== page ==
Getty Images says:
Shortstop Shawon Dunston of the Chicago Cubs throws to first base to complete a double play as Joe Orsulak #11 of the Pittsburgh Pirates slides into second base during a Major League Baseball game at Three Rivers Stadium circa 1985 in Pittsburgh, Pennsylvania.
Well, that’s definitely Dunston, and it’s also clearly Orsulak. It appears to be showing Dunston making a double play relay to first base after Orsulak is out at second.
The only years this could have happened are 1985 and 1986, the only two years both players were with the teams indicated (Orsulak played several years in Baltimore after 1986).
Orsulak played in just five day games against the Cubs in those two years. Dunston didn’t play in one of those, so now we’re down to four.
I went through the PBP multiple times and could not find anything resembling this, and so it had me scratching my head until I found a sequence that happened in the bottom of the sixth inning Sunday, April 13, 1986.
It was a stinker of a game by Rick Sutcliffe, who threw four innings and allowed seven hits and five runs. The Cubs were trailing 5-0 when Orsulak batted with nobody out and a runner at first base in the sixth. Orsulak hit into a force play and reached first base. The next hitter was Johnny Ray, and here’s what that baseball-reference link says he did:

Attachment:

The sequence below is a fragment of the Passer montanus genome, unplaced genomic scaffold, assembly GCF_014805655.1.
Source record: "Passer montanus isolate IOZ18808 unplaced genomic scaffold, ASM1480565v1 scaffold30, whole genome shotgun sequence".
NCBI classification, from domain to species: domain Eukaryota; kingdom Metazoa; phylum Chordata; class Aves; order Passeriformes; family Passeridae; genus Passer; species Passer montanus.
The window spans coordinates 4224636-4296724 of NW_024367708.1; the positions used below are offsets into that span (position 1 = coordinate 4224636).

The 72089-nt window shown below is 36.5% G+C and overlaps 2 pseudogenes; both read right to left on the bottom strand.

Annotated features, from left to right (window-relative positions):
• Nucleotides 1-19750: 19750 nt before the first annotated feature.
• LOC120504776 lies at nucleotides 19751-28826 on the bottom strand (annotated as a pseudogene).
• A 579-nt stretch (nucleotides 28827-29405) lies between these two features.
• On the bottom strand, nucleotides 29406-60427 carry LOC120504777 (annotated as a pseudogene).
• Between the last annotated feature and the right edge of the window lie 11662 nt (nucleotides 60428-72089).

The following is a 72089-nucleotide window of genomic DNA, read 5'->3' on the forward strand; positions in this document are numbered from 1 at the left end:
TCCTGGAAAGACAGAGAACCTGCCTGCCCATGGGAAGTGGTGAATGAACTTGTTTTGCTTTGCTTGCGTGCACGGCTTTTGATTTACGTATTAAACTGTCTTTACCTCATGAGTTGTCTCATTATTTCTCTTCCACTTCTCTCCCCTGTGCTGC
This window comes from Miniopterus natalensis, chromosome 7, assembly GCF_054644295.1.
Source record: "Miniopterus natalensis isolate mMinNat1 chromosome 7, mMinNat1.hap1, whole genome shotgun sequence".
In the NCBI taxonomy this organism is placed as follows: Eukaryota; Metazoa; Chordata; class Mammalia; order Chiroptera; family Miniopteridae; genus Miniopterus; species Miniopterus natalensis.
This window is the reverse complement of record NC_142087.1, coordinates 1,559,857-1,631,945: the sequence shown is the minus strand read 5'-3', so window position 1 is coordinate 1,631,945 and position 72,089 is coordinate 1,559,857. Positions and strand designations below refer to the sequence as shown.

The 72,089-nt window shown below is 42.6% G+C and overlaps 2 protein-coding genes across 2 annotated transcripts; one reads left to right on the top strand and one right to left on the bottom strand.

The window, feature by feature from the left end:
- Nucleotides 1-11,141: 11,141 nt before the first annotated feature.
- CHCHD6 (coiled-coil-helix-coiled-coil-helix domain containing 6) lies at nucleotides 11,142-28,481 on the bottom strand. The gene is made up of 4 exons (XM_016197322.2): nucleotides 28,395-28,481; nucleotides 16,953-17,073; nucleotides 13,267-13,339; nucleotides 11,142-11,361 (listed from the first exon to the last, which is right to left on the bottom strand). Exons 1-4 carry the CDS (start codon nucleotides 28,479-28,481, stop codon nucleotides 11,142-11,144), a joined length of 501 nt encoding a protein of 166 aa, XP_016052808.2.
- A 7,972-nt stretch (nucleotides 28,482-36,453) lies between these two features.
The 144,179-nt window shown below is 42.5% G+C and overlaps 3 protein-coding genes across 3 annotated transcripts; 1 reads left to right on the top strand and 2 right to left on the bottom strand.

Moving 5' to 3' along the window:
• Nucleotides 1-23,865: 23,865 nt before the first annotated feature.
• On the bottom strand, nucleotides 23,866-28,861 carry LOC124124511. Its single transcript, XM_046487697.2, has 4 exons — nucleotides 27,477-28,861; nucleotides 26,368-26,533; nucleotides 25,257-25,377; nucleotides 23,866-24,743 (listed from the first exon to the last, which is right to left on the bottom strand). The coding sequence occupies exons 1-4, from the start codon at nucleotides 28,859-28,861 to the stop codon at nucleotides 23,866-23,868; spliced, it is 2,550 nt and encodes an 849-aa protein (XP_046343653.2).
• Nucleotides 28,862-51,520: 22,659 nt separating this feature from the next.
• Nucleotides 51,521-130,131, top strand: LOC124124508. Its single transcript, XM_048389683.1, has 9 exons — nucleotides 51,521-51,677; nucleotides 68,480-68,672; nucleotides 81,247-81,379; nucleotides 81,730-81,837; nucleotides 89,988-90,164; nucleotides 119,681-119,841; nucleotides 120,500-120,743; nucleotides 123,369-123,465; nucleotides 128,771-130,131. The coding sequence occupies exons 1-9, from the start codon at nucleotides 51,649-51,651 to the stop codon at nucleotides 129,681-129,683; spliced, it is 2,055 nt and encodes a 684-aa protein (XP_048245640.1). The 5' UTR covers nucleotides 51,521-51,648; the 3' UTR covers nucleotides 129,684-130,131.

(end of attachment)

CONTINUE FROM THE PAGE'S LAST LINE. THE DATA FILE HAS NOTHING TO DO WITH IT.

Groundout: 1B-SS-1B; Orsulak to 2B/Adv on E6
So what appears to have happened is that Ray grounded to first baseman Leon Durham, who stepped on the bag retiring him, then threw to second to try to get Orsulak. Orsulak needed to be tagged after that, which Dunston apparently didn’t do — perhaps not realizing Durham had already stepped on first — and then Dunston thought he’d get a double play with a throw back to Durham, only he threw the ball away for an error, allowing Orsulak to reach third.
That’s the only possible explanation for what we see here.
After that, Lee Mazzilli walked and somebody named Mike Brown, of whom I have absolutely no recollection, hit a three-run homer. All three runs were unearned off Dick Ruthven because of Dunston’s error.
The Cubs wound up losing the game 8-0.
Just another slice of Cubs life from the 1980s. This is the first of three Dunston sleuthing photos I’ve found — another one will run tomorrow and a third on Sunday.